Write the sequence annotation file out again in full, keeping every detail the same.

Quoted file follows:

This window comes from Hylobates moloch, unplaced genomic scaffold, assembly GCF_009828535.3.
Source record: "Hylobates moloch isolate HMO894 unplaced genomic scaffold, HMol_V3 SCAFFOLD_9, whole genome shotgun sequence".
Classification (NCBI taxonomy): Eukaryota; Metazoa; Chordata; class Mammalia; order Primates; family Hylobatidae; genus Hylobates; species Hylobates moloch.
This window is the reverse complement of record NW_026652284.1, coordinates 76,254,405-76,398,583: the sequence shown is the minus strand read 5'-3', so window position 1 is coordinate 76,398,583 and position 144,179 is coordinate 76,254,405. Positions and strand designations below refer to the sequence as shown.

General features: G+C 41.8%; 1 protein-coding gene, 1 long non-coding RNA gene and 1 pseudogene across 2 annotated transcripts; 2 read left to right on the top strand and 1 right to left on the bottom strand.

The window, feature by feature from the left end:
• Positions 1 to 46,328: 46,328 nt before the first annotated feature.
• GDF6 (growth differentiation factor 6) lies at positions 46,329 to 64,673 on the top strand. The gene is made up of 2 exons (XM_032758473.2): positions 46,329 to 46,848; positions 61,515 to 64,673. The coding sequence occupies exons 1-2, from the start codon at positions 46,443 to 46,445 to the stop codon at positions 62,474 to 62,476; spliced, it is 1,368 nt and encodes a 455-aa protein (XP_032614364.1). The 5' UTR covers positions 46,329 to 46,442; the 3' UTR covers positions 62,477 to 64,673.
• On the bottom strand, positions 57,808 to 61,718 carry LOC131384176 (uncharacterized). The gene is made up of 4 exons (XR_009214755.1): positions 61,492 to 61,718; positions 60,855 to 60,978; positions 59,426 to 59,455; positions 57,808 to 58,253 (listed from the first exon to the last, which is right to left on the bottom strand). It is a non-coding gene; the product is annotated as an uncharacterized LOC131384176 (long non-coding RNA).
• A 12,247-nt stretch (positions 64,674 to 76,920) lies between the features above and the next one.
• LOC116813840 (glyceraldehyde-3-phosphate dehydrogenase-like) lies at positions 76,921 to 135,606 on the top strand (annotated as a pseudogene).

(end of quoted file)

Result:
This window comes from Hylobates moloch, unplaced genomic scaffold, assembly GCF_009828535.3.
Source record: "Hylobates moloch isolate HMO894 unplaced genomic scaffold, HMol_V3 SCAFFOLD_9, whole genome shotgun sequence".
Classification (NCBI taxonomy): Eukaryota; Metazoa; Chordata; class Mammalia; order Primates; family Hylobatidae; genus Hylobates; species Hylobates moloch.
This window is the reverse complement of record NW_026652284.1, coordinates 76,254,405-76,398,583: the sequence shown is the minus strand read 5'-3', so window position 1 is coordinate 76,398,583 and position 144,179 is coordinate 76,254,405. Positions and strand designations below refer to the sequence as shown.

General features: G+C 41.8%; 1 protein-coding gene, 1 long non-coding RNA gene and 1 pseudogene across 2 annotated transcripts; 2 read left to right on the top strand and 1 right to left on the bottom strand.

The window, feature by feature from the left end:
• Positions 1 to 46,328: 46,328 nt before the first annotated feature.
• GDF6 (growth differentiation factor 6) lies at positions 46,329 to 64,673 on the top strand. The gene is made up of 2 exons (XM_032758473.2): positions 46,329 to 46,848; positions 61,515 to 64,673. The coding sequence occupies exons 1-2, from the start codon at positions 46,443 to 46,445 to the stop codon at positions 62,474 to 62,476; spliced, it is 1,368 nt and encodes a 455-aa protein (XP_032614364.1). The 5' UTR covers positions 46,329 to 46,442; the 3' UTR covers positions 62,477 to 64,673.
• On the bottom strand, positions 57,808 to 61,718 carry LOC131384176 (uncharacterized). The gene is made up of 4 exons (XR_009214755.1): positions 61,492 to 61,718; positions 60,855 to 60,978; positions 59,426 to 59,455; positions 57,808 to 58,253 (listed from the first exon to the last, which is right to left on the bottom strand). It is a non-coding gene; the product is annotated as an uncharacterized LOC131384176 (long non-coding RNA).
• A 12,247-nt stretch (positions 64,674 to 76,920) lies between the features above and the next one.
• LOC116813840 (glyceraldehyde-3-phosphate dehydrogenase-like) lies at positions 76,921 to 135,606 on the top strand (annotated as a pseudogene).